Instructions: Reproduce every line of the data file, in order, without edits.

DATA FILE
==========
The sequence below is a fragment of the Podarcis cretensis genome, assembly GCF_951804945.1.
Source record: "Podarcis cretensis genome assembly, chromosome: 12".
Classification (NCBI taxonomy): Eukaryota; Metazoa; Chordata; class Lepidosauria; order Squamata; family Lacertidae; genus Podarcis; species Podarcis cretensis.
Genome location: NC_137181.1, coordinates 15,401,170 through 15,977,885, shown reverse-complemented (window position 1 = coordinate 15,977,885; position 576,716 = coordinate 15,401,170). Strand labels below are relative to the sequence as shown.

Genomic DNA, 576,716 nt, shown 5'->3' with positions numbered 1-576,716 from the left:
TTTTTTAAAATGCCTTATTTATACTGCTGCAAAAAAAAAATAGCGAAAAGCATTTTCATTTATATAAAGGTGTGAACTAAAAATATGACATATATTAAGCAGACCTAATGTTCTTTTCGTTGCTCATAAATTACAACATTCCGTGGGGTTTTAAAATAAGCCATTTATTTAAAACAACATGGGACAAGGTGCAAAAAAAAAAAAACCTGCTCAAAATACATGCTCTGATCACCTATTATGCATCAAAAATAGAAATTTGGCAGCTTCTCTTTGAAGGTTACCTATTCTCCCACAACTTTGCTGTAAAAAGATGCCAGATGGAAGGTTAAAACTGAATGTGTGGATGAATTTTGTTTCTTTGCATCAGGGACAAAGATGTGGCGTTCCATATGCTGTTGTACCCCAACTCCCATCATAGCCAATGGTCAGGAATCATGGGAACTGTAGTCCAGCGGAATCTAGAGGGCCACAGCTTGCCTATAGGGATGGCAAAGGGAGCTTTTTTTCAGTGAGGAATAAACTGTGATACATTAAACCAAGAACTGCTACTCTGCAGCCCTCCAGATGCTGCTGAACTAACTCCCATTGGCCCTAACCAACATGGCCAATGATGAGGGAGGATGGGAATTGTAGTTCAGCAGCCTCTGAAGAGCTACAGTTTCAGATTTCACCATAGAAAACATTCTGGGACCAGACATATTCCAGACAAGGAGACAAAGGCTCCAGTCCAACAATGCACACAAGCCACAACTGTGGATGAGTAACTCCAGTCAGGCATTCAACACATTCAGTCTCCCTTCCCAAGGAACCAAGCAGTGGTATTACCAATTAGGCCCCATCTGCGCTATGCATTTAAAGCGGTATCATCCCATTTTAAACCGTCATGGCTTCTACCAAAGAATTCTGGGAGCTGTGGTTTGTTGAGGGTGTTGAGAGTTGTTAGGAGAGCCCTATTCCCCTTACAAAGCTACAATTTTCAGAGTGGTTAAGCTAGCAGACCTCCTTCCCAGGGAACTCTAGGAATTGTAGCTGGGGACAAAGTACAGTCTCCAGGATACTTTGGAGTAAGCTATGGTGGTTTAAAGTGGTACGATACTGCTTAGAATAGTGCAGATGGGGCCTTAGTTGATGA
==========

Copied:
The sequence below is a fragment of the Podarcis cretensis genome, assembly GCF_951804945.1.
Source record: "Podarcis cretensis genome assembly, chromosome: 12".
Classification (NCBI taxonomy): Eukaryota; Metazoa; Chordata; class Lepidosauria; order Squamata; family Lacertidae; genus Podarcis; species Podarcis cretensis.
Genome location: NC_137181.1, coordinates 15,401,170 through 15,977,885, shown reverse-complemented (window position 1 = coordinate 15,977,885; position 576,716 = coordinate 15,401,170). Strand labels below are relative to the sequence as shown.

Genomic DNA, 576,716 nt, shown 5'->3' with positions numbered 1-576,716 from the left:
TTTTTTAAAATGCCTTATTTATACTGCTGCAAAAAAAAAATAGCGAAAAGCATTTTCATTTATATAAAGGTGTGAACTAAAAATATGACATATATTAAGCAGACCTAATGTTCTTTTCGTTGCTCATAAATTACAACATTCCGTGGGGTTTTAAAATAAGCCATTTATTTAAAACAACATGGGACAAGGTGCAAAAAAAAAAAAACCTGCTCAAAATACATGCTCTGATCACCTATTATGCATCAAAAATAGAAATTTGGCAGCTTCTCTTTGAAGGTTACCTATTCTCCCACAACTTTGCTGTAAAAAGATGCCAGATGGAAGGTTAAAACTGAATGTGTGGATGAATTTTGTTTCTTTGCATCAGGGACAAAGATGTGGCGTTCCATATGCTGTTGTACCCCAACTCCCATCATAGCCAATGGTCAGGAATCATGGGAACTGTAGTCCAGCGGAATCTAGAGGGCCACAGCTTGCCTATAGGGATGGCAAAGGGAGCTTTTTTTCAGTGAGGAATAAACTGTGATACATTAAACCAAGAACTGCTACTCTGCAGCCCTCCAGATGCTGCTGAACTAACTCCCATTGGCCCTAACCAACATGGCCAATGATGAGGGAGGATGGGAATTGTAGTTCAGCAGCCTCTGAAGAGCTACAGTTTCAGATTTCACCATAGAAAACATTCTGGGACCAGACATATTCCAGACAAGGAGACAAAGGCTCCAGTCCAACAATGCACACAAGCCACAACTGTGGATGAGTAACTCCAGTCAGGCATTCAACACATTCAGTCTCCCTTCCCAAGGAACCAAGCAGTGGTATTACCAATTAGGCCCCATCTGCGCTATGCATTTAAAGCGGTATCATCCCATTTTAAACCGTCATGGCTTCTACCAAAGAATTCTGGGAGCTGTGGTTTGTTGAGGGTGTTGAGAGTTGTTAGGAGAGCCCTATTCCCCTTACAAAGCTACAATTTTCAGAGTGGTTAAGCTAGCAGACCTCCTTCCCAGGGAACTCTAGGAATTGTAGCTGGGGACAAAGTACAGTCTCCAGGATACTTTGGAGTAAGCTATGGTGGTTTAAAGTGGTACGATACTGCTTAGAATAGTGCAGATGGGGCCTTAGTTGATGA